Creating Connected Communities

Maarten has a post on his Grid Thinking site about starting to work on a Connected Future and by using Yahoo Groups to do this. Instead of giving my reply to him in his comments area, I’m going to place it here because I think this act itself relays what I’m trying to achieve with my Connected Communities approach. Below is my response to him.

Maarten, I would definitely love to collaborate with you on this idea but I want to be able to practice what I preach in doing so. In effect, I’m relaying ideas that talk about decentralized groups of people collaborating together on common goals. Therefore, if I want to practice what I preach and actually be an implementation of what I want to see then whoever I collaborate with needs to work this way to put their beliefs into action as well.

To give you an example of what I’m talking about, check out the 9rules Network if you’ve never been to it before. What you will see there is a collaboration of people, all on different sites, who have a similar attitude and approach with things, so much so that the 9rules Network encompasses their beliefs and approach. However, what this network doesn’t do though is keep things decentralized because you have to go to a parent site to see the latest things that people are talking about. Your approach by using Yahoo Groups does the same thing. It creates a centralized area instead of capitalizing on what is already being said on each decentralized site.

So how do you create this connectedness without a centralized site? Aggregated feeds. Feeds aren’t just useful for getting the latest news but for connecting these communities as well. If you look at the 9rules site you’ll see that their list of latest entries by community members is just an aggregated feed of the last entry item from each member. Therefore, all you need to do to start the journey towards this connected community, connected thinking, and connected future is to embed this aggregated feed inside each site somewhere. I’m thinking maybe near the bottom footer area of the site. And if you remember back to the web rings of yesterday, that idea is somewhat similar to what I would like to do but just taking it to another level (i.e. presenting information better). Even better, it allows each person to format the layout of the community conversations to match their own site style.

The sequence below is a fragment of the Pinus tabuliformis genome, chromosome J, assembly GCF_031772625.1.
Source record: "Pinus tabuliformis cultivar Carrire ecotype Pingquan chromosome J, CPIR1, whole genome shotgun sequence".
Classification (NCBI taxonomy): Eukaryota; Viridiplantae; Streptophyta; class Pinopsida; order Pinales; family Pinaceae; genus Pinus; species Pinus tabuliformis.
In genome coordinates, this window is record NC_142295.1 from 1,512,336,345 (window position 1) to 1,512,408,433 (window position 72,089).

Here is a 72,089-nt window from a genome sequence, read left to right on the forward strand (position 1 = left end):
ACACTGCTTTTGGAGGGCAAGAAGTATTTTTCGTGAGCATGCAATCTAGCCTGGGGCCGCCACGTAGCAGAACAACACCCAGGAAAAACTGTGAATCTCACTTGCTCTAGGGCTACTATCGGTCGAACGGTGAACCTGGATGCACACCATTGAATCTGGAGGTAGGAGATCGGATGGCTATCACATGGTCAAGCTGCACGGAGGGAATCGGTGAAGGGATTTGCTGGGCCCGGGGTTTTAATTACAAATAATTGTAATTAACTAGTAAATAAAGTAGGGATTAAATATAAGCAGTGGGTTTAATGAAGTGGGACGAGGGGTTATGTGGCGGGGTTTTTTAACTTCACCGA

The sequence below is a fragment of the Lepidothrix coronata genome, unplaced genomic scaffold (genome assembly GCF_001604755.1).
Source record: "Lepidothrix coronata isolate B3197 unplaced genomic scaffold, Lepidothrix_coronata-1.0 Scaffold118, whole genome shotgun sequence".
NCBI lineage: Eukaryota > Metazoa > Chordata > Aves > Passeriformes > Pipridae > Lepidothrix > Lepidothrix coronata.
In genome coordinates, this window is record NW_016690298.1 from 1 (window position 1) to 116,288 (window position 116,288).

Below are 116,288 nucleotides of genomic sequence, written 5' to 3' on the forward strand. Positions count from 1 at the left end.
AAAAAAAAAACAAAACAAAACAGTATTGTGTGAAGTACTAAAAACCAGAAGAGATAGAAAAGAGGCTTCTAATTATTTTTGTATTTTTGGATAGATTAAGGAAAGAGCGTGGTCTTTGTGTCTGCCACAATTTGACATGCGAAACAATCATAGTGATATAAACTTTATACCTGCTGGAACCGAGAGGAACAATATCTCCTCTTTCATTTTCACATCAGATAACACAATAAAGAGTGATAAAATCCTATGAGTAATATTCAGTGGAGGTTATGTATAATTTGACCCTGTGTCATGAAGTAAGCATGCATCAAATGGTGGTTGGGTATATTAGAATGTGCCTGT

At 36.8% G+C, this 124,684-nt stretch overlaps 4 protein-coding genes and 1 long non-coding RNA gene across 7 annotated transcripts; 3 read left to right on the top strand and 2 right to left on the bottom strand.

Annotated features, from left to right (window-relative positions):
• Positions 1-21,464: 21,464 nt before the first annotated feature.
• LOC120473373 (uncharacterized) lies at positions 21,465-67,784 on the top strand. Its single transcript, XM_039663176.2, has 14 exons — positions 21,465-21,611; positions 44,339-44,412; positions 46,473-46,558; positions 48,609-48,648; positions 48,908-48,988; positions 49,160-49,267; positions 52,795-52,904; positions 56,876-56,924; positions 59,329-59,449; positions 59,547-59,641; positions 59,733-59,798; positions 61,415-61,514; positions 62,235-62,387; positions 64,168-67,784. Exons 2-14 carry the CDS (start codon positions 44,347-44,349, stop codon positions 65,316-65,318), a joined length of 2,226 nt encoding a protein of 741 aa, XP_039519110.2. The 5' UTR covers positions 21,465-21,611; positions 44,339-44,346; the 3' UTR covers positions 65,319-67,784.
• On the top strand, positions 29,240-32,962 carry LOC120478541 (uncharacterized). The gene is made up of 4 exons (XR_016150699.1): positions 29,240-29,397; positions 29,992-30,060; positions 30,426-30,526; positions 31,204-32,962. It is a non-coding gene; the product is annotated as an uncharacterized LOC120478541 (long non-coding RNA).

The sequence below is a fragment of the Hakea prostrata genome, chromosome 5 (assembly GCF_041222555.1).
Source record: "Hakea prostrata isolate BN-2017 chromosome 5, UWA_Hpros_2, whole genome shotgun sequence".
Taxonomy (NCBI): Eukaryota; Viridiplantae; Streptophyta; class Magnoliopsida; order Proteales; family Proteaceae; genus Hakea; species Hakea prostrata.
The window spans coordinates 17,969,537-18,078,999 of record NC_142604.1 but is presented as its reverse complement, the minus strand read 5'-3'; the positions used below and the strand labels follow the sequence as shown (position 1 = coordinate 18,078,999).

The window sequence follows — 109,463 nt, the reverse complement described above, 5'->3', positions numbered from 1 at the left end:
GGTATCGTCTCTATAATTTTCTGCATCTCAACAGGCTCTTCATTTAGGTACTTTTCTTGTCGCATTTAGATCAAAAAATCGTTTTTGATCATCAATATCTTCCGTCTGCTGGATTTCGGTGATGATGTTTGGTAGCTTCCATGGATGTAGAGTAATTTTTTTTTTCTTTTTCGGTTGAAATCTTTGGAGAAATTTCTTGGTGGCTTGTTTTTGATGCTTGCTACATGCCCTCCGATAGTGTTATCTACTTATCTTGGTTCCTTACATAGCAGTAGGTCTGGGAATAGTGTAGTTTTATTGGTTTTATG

What this aggregation does though is link like minded people together. That way, when people visit your site, they can not only read what you are working on but also easily see what others are collectively working on as well and then jump to their site to see what they are writing about. In effect, it creates a centralized community feel with different people talking but it is done through a connected network of decentralized sites.

More importantly, this allows each individual to approach their work the way they want. For example, we may all be talking about the same thing but each of us is describing it in different ways (i.e. I call it connected communites whereas you’re calling it connected future). Instead of arguing over semantics, the decentralized approach allows each individual to take their own direction towards the common goal. And over time, as usually happens, the more people share information this way, the more that commonalities will occur. For example, I’m just using "connected communites" as my description for this idea but that still doesn’t encompass all of my ideas and beliefs. As I just wrote on my site, culture within these connected communities plays a strong part as well, yet some may disagree with including it because they may feel it doesn’t relate to the project from a technological standpoint. Instead of arguing about this and a proper name for the project within a centralized site, people just continue working on their own in their own ways. In the future, maybe we will agree on a name but that shouldn’t stop us from collaborating right now.

Actually the only problem I see with utilizing this connected approach today is finding an online feed aggregator this is reliable and will meet the needs of the community. I was going to use FeedDigest but it doesn’t seem to be working well because it’s not updating my feeds with the current posts from day to day. I mean I’d like to see this connected community aggregated feed updated at least once an hour. If the online feed aggregator can’t do that (even though FeedDigest does say it does this), then it won’t meet the needs of the community. Actually the ideal approach in my opinion is to actually have feed aggregation built into each sites web software itself, so that the connected community is not dependent upon a centralized aggregation service that if it overloads and goes down, then the whole connected community breaks apart. Until all web software (i.e. Movable Type, TypePad, Blogger, TextDrive, WordPress, Squarespace, etc) includes feed aggregation though, that kind of approach is unfortunately out of the question.